Bladder-related tissue engineering generally involves providing a bioactive matrix in vivo, leveraging the regenerative ability of the surrounding cells from healthy tissue to increase bladder capacity. As a better strategy, it consists of acquisition and cultivation of relevant cell lines, and then seeding them onto scaffolds in vitro before transplanting them into the body [59]. The first clinical study of cell-seeding tissue engineering on humans was conducted by Atala et al., who used the hybrid scaffold derived from collagen and polyglycolic acid (PGA) [49]. The study recruited seven patients with high bladder pressure and poor compliance due to myelomeningocele. Through bladder biopsy, smooth muscle cells (SMCs) and urothelial cells were extracted from each patient, cultured, proliferated, then seeded onto a collagen-PGA composite material, and implanted into the patients approximately seven weeks later. They found that these patients had a good postoperative recovery without severe complications. This result suggests that tissue-engineered biomaterial patches have a good prospect of application in AC.
However, the ideal material for tissue engineering remains has yet to be found, and the number and varieties of the materials under investigation continue to grow. The earliest bladder tissue-engineered scaffold materials were based on decellularized local tissues, which could provide extracellular matrix (ECM) signals and other endogenous growth factors to accelerate regeneration. In this context, the small intestine submucosa and bladder acellular matrix have received considerable attention [60]. Similarly, multiple studies examined the use of natural macromolecular components derived from ECM as bladder scaffolds [61–64]. Additionally, numerous materials and their combinations thereof have been trialed to create s caffolds, including silk fibroin, polyhydroxyalkanoates, hydrogels, PGA, and other α-hydroxy acid polyesters and their copolymers, such as polylactic acid-glycolic acid copolymers [65–71]. Currently, due to their unique properties, hydrogels have emerged as a preferred natural biomaterial for tissue engineering and in regenerative medicine [69,72–74,32]. Xiao et al. developed a three-layer scaffold composed of alginic acid-based and gelatin-based covalently crosslinked hydrogels, encapsulating adipose-derived stem cells. A silk mesh was positioned on one side of the hydrogel to enhance mechanical properties, while an acellular bladder matrix graft was placed on the other side as a waterproof barrier [69]. Their findings indicated that this composite material exhibited excellent cell compatibility and superior mechanical properties, and inhibited fibrosis formation.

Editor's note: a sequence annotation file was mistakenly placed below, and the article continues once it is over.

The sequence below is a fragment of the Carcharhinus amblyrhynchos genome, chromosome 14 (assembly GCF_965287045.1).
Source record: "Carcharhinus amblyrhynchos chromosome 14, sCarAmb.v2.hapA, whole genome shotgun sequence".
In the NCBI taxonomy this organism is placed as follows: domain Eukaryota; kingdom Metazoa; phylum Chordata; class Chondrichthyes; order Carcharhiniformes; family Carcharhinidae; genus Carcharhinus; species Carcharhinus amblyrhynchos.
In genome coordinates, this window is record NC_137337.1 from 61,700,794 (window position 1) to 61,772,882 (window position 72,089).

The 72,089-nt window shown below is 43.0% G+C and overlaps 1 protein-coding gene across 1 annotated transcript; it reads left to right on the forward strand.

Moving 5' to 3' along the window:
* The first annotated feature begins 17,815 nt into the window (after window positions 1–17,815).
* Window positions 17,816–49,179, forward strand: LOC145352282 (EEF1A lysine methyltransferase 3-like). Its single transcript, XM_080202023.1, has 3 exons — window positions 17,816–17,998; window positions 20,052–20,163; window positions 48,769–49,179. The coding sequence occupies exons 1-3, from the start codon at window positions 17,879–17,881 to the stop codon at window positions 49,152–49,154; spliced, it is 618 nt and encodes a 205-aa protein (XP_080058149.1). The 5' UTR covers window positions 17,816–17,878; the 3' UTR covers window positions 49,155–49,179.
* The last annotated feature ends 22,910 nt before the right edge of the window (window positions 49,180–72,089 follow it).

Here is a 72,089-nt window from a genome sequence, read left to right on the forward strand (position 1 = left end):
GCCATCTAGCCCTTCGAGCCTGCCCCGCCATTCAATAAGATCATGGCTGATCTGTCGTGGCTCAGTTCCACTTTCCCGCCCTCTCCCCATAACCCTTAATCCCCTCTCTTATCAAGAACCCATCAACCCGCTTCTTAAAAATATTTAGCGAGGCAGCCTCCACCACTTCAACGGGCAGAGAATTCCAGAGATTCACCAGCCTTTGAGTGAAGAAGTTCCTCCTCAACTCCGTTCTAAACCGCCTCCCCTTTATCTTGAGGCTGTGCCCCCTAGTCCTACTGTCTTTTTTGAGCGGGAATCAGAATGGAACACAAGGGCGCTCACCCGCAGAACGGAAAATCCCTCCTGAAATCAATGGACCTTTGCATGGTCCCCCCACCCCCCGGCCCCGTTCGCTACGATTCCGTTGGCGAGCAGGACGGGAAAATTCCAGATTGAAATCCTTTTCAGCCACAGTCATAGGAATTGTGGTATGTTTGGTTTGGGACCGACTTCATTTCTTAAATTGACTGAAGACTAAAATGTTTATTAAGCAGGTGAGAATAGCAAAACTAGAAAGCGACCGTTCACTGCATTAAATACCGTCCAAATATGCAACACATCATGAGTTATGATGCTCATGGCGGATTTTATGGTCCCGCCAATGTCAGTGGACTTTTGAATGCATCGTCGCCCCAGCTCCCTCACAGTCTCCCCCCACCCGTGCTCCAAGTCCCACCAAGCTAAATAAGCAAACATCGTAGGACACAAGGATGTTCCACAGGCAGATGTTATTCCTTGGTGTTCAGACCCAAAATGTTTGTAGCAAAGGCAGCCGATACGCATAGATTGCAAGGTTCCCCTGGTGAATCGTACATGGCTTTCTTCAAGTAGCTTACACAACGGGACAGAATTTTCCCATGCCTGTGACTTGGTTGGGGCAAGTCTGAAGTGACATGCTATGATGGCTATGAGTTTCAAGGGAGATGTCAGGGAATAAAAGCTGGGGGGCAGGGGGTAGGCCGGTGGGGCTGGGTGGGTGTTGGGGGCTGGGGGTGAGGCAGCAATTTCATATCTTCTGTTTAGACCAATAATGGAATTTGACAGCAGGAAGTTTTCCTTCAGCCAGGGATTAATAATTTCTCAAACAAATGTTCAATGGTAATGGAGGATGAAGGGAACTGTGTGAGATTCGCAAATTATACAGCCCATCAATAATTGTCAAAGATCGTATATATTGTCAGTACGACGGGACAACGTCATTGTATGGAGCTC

2.2.2 Optogenetic stimulation

Current clinical guidelines recommend sacral neuromodulation as a treatment strategy for OAB. This therapeutic approach involves direct electrical stimulation of sacral nerves, inducing inhibitory reflexes to suppress involuntary bladder voiding [75]. However, this stimulation can provoke adverse events such as pain, inflammation, and sacral nerve damage [76]. Further studies have revealed that direct electrical stimulation, when delivered to large nerve bundles, lacks organ specificity. This lack of specificity might activate neurons controlling the colon and other pelvic structures, resulting in side-effects, such as defecation difficulties [77].
Mickle et al. proposed a wireless closed-loop optogenetic system for specific sacral nerve stimulation [78]. This bio-optoelectronic implant continuously monitors bladder function via a precise, flexible biophysical sensor, and employs microscale inorganic LEDs (μ-ILEDs) to activate and control inhibitory proteins for optogenetic neural regulation. Preliminary experiments using mice and rats involved direct injection of herpes simplex virus vectors carrying inhibitory opsins into the bladder wall. Under the control of μ-ILEDs, neuronal excitability can be reduced. In a similar manner, Jang et al. employed scalable optoelectronic composites to precisely monitor the bladder condition in real-time and stimulate the bladder using μ-LEDs as needed, thus inducing voiding [79]. The primary distinction between these studies lies in their use of different viral vectors and expressed proteins for bladder remodeling. Results from both studies suggested restoration of disordered bladder function of some degree, indicating their potential clinical utility.

2.3. Total bladder replacement therapy